Raised in the small town of Hopeville, Ontario, Rachael Bawn knew she was destined to be a singer before she even can remember. Discovering her voice as a songwriter and developing a core message to help other young women took a bit of time as she weathered life lessons. And now, a few years after the release of Rachael’s debut album, and signing a recording and publishing deal in America with BMG New York, and later parting ways with the record label, her innate talent and positive persona are aligned with a melodic missive primed for the masses.
After high school, with her parents’ blessing, Rachael relocated to Toronto to hone her songwriting and work in a professional music studio. There she aligned with Dean Jarvis (Alessia Cara), and eventually got connected with Ben Pelchat who she has continued to partner with as she has worked on developing her sound and identity as an artist.
Then came what was perhaps the greatest lesson of her young life: her father’s three-year battle with cancer. “With the loss of my dad, I stepped away, put music on the back burner and questioned for the first time whether this is what I’m really meant to do,” Rachael says. That trial ultimately fostered a life altering moment. “It was a personal epiphany. Everything up to this point had been about me, becoming famous, selling lots of records, having a movie made about me when I’m old… I had to let that dream go, because it was in no way healthy.”
With music on hold, Bawn followed her heart and worked as a waitress, while also devoting much of her time volunteering as a camp counselor and youth leader, where she mentored teens for the next six years. “These girls were dealing with eating disorders, broken homes, self-cutting and suicidal scares— the really rough stuff. It is so much more prevalent than anyone realizes,” Rachael says.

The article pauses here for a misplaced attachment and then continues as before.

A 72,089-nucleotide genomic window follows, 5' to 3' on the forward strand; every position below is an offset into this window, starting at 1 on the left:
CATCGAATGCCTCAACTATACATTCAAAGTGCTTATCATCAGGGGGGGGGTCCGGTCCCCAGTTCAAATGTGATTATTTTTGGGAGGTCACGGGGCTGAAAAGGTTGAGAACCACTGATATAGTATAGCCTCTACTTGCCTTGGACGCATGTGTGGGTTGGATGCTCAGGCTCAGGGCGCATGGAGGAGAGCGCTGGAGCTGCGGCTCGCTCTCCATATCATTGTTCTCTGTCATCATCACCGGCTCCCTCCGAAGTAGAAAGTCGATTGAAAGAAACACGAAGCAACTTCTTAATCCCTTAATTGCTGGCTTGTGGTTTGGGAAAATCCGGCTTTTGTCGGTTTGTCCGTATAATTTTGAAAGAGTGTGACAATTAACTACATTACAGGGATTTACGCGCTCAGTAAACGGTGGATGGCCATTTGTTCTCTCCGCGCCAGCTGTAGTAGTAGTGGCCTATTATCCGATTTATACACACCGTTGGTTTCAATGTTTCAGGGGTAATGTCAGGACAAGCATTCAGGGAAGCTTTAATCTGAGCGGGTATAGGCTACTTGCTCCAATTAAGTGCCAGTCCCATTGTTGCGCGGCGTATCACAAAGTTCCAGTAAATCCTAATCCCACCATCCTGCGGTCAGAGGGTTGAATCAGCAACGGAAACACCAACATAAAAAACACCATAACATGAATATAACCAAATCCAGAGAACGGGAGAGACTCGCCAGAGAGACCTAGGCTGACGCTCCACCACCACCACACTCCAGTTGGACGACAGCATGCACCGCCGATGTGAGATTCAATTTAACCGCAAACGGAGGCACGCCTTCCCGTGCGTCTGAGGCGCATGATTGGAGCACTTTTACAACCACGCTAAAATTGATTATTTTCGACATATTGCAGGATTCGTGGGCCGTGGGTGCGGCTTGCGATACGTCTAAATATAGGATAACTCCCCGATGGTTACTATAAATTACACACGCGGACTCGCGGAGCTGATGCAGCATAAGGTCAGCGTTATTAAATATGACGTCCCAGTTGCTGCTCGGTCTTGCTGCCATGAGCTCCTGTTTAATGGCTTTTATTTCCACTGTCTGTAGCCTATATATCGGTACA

Rachael has shared her music across Canada and the US. She has performed before 50,000 youth in Canada in two tours with Live Different, an organization devoted to presenting in schools a message of kindness. She has performed before 80,000 youth in the US with High School Nation, who promotes the arts to youth across America.
Her music reached an even wider audience when her heart-moving single, “Trying” was featured on Law & Order SVU. As millions tuned in, the honesty of Rachael’s writing helped give voice to a teenage girl facing an incredibly painful life choice alone.
As exciting as this all is, the best is yet to come. Teaming up with songwriter Roanne Baker-Thornley, Rachael has co-written new powerful songs. They confront the toxic side of social media, inspire courage for the inevitable hard things in life, and encourage people to slow down and not allow the busyness of life to overwhelm.
Her overarching theme, Rachael says, is truth. “I want young people to know that it’s okay to be vulnerable and it’s ok to be scared—but have the courage to talk about what’s going on in your life. We all put these happy images of our life on Facebook and Instagram, but there’s often another story. Girls need to realize they’re not the only ones… that it’s okay and more common than they realize.”
Bawn says she is most excited about potentially impacting others. “That’s what it’s all about. This is a mission and a movement for me. I look forward to seeing how people respond to this new music and project, And most of all, I want my songs to inspire hope and to make their own courageous choices.”
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